The readings for today’s Mass were: 

Reading 1
1 KGS 12:26-32; 13:33-34

Jeroboam thought to himself:
“The kingdom will return to David’s house.
If now this people go up to offer sacrifices
in the temple of the LORD in Jerusalem,
the hearts of this people will return to their master,
Rehoboam, king of Judah,
and they will kill me.”
After taking counsel, the king made two calves of gold
and said to the people:
“You have been going up to Jerusalem long enough.
Here is your God, O Israel, who brought you up from the land of Egypt.”
And he put one in Bethel, the other in Dan.
This led to sin, because the people frequented those calves
in Bethel and in Dan.
He also built temples on the high places
and made priests from among the people who were not Levites.
Jeroboam established a feast in the eighth month
on the fifteenth day of the month
to duplicate in Bethel the pilgrimage feast of Judah,
with sacrifices to the calves he had made;
and he stationed in Bethel priests of the high places he had built.
Jeroboam did not give up his evil ways after this,
but again made priests for the high places
from among the common people.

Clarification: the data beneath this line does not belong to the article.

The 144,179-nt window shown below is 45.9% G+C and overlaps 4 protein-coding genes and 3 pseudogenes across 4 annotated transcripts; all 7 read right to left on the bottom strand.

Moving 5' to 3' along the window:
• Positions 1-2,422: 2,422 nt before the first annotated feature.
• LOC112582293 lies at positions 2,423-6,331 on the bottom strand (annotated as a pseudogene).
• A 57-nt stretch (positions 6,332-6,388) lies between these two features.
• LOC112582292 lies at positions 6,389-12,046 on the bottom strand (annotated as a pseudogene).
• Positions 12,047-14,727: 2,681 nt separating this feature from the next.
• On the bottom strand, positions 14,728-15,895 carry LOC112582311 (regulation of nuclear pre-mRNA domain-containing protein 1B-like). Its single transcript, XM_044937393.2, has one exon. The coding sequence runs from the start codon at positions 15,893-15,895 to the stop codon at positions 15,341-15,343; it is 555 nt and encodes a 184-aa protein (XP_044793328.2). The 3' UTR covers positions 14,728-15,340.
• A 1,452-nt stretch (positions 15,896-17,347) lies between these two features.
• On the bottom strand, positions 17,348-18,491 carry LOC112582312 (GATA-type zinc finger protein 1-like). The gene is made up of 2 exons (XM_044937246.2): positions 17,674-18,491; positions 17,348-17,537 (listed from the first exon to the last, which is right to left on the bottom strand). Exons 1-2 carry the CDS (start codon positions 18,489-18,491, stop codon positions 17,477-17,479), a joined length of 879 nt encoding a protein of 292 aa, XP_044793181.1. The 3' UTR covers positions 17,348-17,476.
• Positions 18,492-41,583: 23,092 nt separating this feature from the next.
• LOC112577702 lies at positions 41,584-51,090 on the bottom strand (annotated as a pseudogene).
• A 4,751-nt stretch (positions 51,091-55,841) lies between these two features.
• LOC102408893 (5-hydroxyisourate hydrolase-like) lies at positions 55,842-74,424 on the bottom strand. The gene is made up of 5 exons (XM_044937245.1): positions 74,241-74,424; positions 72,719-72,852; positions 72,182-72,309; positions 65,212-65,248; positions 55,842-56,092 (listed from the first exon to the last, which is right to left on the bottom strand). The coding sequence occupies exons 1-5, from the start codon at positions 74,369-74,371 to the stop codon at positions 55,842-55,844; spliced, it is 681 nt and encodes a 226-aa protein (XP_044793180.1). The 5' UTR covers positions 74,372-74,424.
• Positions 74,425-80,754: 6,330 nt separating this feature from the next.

Whoever desired it was consecrated
and became a priest of the high places.
This was a sin on the part of the house of Jeroboam
for which it was to be cut off and destroyed from the earth.

Responsorial Psalm
PS 106:6-7AB, 19-20, 21-22

R. (4a) Remember us, O Lord, as you favor your people.
We have sinned, we and our fathers;
we have committed crimes; we have done wrong.
Our fathers in Egypt
considered not your wonders.
R. Remember us, O Lord, as you favor your people.
They made a calf in Horeb
and adored a molten image;
They exchanged their glory
for the image of a grass-eating bullock.
R. Remember us, O Lord, as you favor your people.
They forgot the God who had saved them,
who had done great deeds in Egypt,
Wondrous deeds in the land of Ham,
terrible things at the Red Sea.
R. Remember us, O Lord, as you favor your people.

Gospel
MK 8:1-10

In those days when there again was a great crowd without anything to eat,
Jesus summoned the disciples and said,
“My heart is moved with pity for the crowd,
because they have been with me now for three days
and have nothing to eat.
If I send them away hungry to their homes,
they will collapse on the way,
and some of them have come a great distance.”
His disciples answered him, “Where can anyone get enough bread
to satisfy them here in this deserted place?”
Still he asked them, “How many loaves do you have?”
They replied, “Seven.”
He ordered the crowd to sit down on the ground.
Then, taking the seven loaves he gave thanks, broke them,
and gave them to his disciples to distribute,
and they distributed them to the crowd.
They also had a few fish.
He said the blessing over them
and ordered them distributed also.
They ate and were satisfied.
They picked up the fragments left over–seven baskets.
There were about four thousand people.
He dismissed the crowd and got into the boat with his disciples
and came to the region of Dalmanutha.